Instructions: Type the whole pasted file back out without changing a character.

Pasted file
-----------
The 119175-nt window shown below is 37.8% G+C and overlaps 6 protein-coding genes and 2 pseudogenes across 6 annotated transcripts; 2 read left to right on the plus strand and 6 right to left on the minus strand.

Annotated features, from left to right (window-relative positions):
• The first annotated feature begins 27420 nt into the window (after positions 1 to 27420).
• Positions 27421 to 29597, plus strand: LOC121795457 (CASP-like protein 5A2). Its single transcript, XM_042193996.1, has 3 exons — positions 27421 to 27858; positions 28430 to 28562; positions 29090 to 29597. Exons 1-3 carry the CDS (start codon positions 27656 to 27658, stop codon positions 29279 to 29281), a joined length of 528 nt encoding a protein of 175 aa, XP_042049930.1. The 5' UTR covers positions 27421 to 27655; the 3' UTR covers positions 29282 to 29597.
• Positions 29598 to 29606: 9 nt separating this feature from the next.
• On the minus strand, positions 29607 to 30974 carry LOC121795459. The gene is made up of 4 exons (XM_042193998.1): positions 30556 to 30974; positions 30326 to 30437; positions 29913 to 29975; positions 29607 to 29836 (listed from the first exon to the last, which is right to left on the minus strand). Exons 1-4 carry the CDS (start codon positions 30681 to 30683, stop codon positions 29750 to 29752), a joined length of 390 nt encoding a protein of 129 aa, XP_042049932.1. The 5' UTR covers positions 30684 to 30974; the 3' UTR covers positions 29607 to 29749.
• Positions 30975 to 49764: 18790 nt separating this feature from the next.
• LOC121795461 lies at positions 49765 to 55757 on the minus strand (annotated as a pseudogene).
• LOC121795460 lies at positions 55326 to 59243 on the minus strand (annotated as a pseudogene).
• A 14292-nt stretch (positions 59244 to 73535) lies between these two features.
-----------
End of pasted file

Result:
The 119175-nt window shown below is 37.8% G+C and overlaps 6 protein-coding genes and 2 pseudogenes across 6 annotated transcripts; 2 read left to right on the plus strand and 6 right to left on the minus strand.

Annotated features, from left to right (window-relative positions):
• The first annotated feature begins 27420 nt into the window (after positions 1 to 27420).
• Positions 27421 to 29597, plus strand: LOC121795457 (CASP-like protein 5A2). Its single transcript, XM_042193996.1, has 3 exons — positions 27421 to 27858; positions 28430 to 28562; positions 29090 to 29597. Exons 1-3 carry the CDS (start codon positions 27656 to 27658, stop codon positions 29279 to 29281), a joined length of 528 nt encoding a protein of 175 aa, XP_042049930.1. The 5' UTR covers positions 27421 to 27655; the 3' UTR covers positions 29282 to 29597.
• Positions 29598 to 29606: 9 nt separating this feature from the next.
• On the minus strand, positions 29607 to 30974 carry LOC121795459. The gene is made up of 4 exons (XM_042193998.1): positions 30556 to 30974; positions 30326 to 30437; positions 29913 to 29975; positions 29607 to 29836 (listed from the first exon to the last, which is right to left on the minus strand). Exons 1-4 carry the CDS (start codon positions 30681 to 30683, stop codon positions 29750 to 29752), a joined length of 390 nt encoding a protein of 129 aa, XP_042049932.1. The 5' UTR covers positions 30684 to 30974; the 3' UTR covers positions 29607 to 29749.
• Positions 30975 to 49764: 18790 nt separating this feature from the next.
• LOC121795461 lies at positions 49765 to 55757 on the minus strand (annotated as a pseudogene).
• LOC121795460 lies at positions 55326 to 59243 on the minus strand (annotated as a pseudogene).
• A 14292-nt stretch (positions 59244 to 73535) lies between these two features.